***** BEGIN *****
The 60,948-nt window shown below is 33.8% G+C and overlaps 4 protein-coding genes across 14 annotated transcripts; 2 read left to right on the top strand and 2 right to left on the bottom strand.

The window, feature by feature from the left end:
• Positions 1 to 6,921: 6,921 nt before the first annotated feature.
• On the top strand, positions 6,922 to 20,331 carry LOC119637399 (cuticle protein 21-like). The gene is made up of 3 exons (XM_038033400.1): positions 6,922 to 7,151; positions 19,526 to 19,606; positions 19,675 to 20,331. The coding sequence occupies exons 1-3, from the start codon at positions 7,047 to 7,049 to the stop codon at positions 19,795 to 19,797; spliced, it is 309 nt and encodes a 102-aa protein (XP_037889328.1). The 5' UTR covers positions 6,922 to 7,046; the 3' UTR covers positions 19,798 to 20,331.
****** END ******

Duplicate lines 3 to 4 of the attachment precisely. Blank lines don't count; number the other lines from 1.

• Positions 1 to 6,921: 6,921 nt before the first annotated feature.
• On the top strand, positions 6,922 to 20,331 carry LOC119637399 (cuticle protein 21-like). The gene is made up of 3 exons (XM_038033400.1): positions 6,922 to 7,151; positions 19,526 to 19,606; positions 19,675 to 20,331. The coding sequence occupies exons 1-3, from the start codon at positions 7,047 to 7,049 to the stop codon at positions 19,795 to 19,797; spliced, it is 309 nt and encodes a 102-aa protein (XP_037889328.1). The 5' UTR covers positions 6,922 to 7,046; the 3' UTR covers positions 19,798 to 20,331.